Android Example CustomFloatingMenuButton - B4A Library source code

The attached code shows how to create a Floating Menu Button, you can show the button by clicking on a button or a swipe gesture (right edge of the screen).

This is a guide that hopefully will help you write libraries in B4A.

B4A is a POWERFUL Android development tool (despite all its limitations), and is usually overlooked by some users (especially noobs and LAZY "developers")
that's why they are always asking to "wrap" libraries they found around the interwebz (Erel should consider releasing a new version called B4G (Basic For GitHub))
since apparently some users have an infatuation with code posted there and do NOTHING but wrapping those libraries no matter how simple or silly might be,
that been said, some of those libraries could be EASILY done using nothing but Good 'ol B4A code (Fact: ALL my libraries posted are written in 100% B4A),
granted, some libraries would be too difficult if not impossible to write in B4A but there's where we draw the line, what you should do is look at the library
and ask yourselves: How could I do that in B4A? and then code away and TRY IT, don't sit there waiting for someone else to write it for you or posting silly "+1"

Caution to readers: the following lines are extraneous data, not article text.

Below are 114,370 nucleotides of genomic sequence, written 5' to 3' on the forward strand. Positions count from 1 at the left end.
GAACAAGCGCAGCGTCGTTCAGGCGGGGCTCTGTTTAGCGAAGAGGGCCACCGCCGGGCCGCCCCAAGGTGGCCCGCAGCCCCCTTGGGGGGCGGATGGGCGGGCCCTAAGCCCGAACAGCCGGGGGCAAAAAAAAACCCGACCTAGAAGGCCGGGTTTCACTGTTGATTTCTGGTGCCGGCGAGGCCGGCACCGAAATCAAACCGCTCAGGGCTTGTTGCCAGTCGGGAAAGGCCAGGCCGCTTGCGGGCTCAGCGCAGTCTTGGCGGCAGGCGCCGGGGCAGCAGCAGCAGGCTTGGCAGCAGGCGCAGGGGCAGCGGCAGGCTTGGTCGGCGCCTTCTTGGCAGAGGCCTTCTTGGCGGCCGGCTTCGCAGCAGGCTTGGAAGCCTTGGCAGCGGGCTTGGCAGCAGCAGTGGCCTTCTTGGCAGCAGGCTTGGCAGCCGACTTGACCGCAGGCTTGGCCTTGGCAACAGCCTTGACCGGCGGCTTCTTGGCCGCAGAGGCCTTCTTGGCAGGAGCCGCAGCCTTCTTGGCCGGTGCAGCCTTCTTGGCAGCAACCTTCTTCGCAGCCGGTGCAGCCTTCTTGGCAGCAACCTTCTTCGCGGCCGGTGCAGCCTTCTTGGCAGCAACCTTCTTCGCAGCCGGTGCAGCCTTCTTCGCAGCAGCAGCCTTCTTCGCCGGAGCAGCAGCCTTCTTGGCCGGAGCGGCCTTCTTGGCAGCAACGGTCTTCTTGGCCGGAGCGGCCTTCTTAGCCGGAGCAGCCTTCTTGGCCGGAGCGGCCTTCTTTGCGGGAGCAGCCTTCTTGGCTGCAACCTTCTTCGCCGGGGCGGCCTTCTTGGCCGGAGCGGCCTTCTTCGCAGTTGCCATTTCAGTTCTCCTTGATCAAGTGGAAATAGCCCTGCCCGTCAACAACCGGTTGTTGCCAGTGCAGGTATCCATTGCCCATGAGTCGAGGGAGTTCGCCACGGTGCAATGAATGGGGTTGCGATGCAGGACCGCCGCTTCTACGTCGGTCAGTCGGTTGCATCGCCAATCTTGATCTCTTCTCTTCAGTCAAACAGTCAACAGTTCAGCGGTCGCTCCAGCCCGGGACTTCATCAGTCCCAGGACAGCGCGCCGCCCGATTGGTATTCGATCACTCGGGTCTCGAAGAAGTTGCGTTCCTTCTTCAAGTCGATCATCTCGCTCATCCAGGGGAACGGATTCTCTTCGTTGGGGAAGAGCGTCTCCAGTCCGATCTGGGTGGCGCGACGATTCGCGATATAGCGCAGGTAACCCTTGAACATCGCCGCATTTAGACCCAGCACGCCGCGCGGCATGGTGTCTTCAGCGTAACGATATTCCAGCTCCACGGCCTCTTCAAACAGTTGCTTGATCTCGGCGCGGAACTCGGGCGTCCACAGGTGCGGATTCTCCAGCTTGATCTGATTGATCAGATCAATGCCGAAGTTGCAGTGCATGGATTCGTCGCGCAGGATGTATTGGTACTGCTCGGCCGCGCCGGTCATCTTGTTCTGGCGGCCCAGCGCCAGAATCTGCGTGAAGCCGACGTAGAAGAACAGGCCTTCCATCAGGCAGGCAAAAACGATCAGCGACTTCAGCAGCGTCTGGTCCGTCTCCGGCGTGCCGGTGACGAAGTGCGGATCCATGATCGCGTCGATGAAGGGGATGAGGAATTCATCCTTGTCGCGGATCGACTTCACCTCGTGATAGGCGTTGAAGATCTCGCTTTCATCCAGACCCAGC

posts requesting a wrap, if that's all you do then you will NEVER learn.

Since this is a guide, if you decide to learn and write your own B4A libraries keep in mind the following:

1- Give your libraries/classes a meaningful and descriptive name, in other words, avoid things like naming your libraries/classes like the following:

njdudeCustomButtonLibrary
b4aCustomButtonWrapper
AmazingCustomButtonBySteve

If your library deals with custom buttons then name the library CustomButton, period.

2- Use descriptive names for your methods and parameters, avoid things like the following:

Bad:
B4X:
   setparameters(v As View, t As string)

Good:
B4X:
   SetProperties(TargetView As View, Title As String)

3- Add tooltips/inline help to your methods, that will make things easy to understand when using your library.

B4X:
'Title: The heading or description.
'Range: A number from 1-100.
 Code(Title As String, Range As Int)

4- Use capitalization to make things more legible.

Bad:
B4X:
   gettheviewtype(v As View)

Good:
B4X:
   GetViewType(TargetView As View)

5- Comment your source code properly.

6- Use descriptive names for variables in your source code.

7- Use proper code indentation.

8- Be consistent.

These simple guidelines will help tremendously, not only to you the library author but also other developers (if you post the source code) to learn and understand
what you did and why.

The attached code is a simple example of how B4A can be used to create amazing libraries, I have also attached the APK in case you want to see
what this is all about.

You can do whatever you want with the source code I've posted, use it as a source of inspiration to create your own B4A libraries.

B4A Rulez!!

Screenshots:

vApcRZF.png
pVH7Eew.png


Enjoy!
 

Attachments

  • CustomFMB.apk
    277.8 KB · Views: 583
  • CustomFloatingMenuButton_SourceCode.zip
    15.4 KB · Views: 1,228
Last edited:

Star-Dust

Expert
Licensed User